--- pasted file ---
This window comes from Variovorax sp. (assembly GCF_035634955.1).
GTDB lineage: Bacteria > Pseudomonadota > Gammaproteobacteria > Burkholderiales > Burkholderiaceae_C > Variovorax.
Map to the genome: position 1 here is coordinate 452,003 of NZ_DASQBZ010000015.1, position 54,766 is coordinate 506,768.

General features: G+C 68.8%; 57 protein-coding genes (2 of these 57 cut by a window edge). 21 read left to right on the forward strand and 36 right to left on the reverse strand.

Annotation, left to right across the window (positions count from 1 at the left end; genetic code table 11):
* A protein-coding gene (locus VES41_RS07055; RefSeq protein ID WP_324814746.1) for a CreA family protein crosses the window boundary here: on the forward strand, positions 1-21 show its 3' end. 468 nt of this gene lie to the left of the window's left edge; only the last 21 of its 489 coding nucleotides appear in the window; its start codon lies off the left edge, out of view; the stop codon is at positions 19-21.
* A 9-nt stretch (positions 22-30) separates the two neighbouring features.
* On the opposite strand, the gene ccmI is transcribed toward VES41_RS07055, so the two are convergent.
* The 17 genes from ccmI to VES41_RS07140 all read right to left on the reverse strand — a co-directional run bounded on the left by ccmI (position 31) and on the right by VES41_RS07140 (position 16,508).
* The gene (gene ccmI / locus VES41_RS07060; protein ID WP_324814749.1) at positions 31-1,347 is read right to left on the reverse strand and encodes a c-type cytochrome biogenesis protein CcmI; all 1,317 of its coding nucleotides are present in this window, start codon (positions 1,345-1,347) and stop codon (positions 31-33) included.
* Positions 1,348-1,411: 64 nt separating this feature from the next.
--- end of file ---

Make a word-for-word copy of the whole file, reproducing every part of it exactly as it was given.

This window comes from Variovorax sp. (assembly GCF_035634955.1).
GTDB lineage: Bacteria > Pseudomonadota > Gammaproteobacteria > Burkholderiales > Burkholderiaceae_C > Variovorax.
Map to the genome: position 1 here is coordinate 452,003 of NZ_DASQBZ010000015.1, position 54,766 is coordinate 506,768.

General features: G+C 68.8%; 57 protein-coding genes (2 of these 57 cut by a window edge). 21 read left to right on the forward strand and 36 right to left on the reverse strand.

Annotation, left to right across the window (positions count from 1 at the left end; genetic code table 11):
* A protein-coding gene (locus VES41_RS07055; RefSeq protein ID WP_324814746.1) for a CreA family protein crosses the window boundary here: on the forward strand, positions 1-21 show its 3' end. 468 nt of this gene lie to the left of the window's left edge; only the last 21 of its 489 coding nucleotides appear in the window; its start codon lies off the left edge, out of view; the stop codon is at positions 19-21.
* A 9-nt stretch (positions 22-30) separates the two neighbouring features.
* On the opposite strand, the gene ccmI is transcribed toward VES41_RS07055, so the two are convergent.
* The 17 genes from ccmI to VES41_RS07140 all read right to left on the reverse strand — a co-directional run bounded on the left by ccmI (position 31) and on the right by VES41_RS07140 (position 16,508).
* The gene (gene ccmI / locus VES41_RS07060; protein ID WP_324814749.1) at positions 31-1,347 is read right to left on the reverse strand and encodes a c-type cytochrome biogenesis protein CcmI; all 1,317 of its coding nucleotides are present in this window, start codon (positions 1,345-1,347) and stop codon (positions 31-33) included.
* Positions 1,348-1,411: 64 nt separating this feature from the next.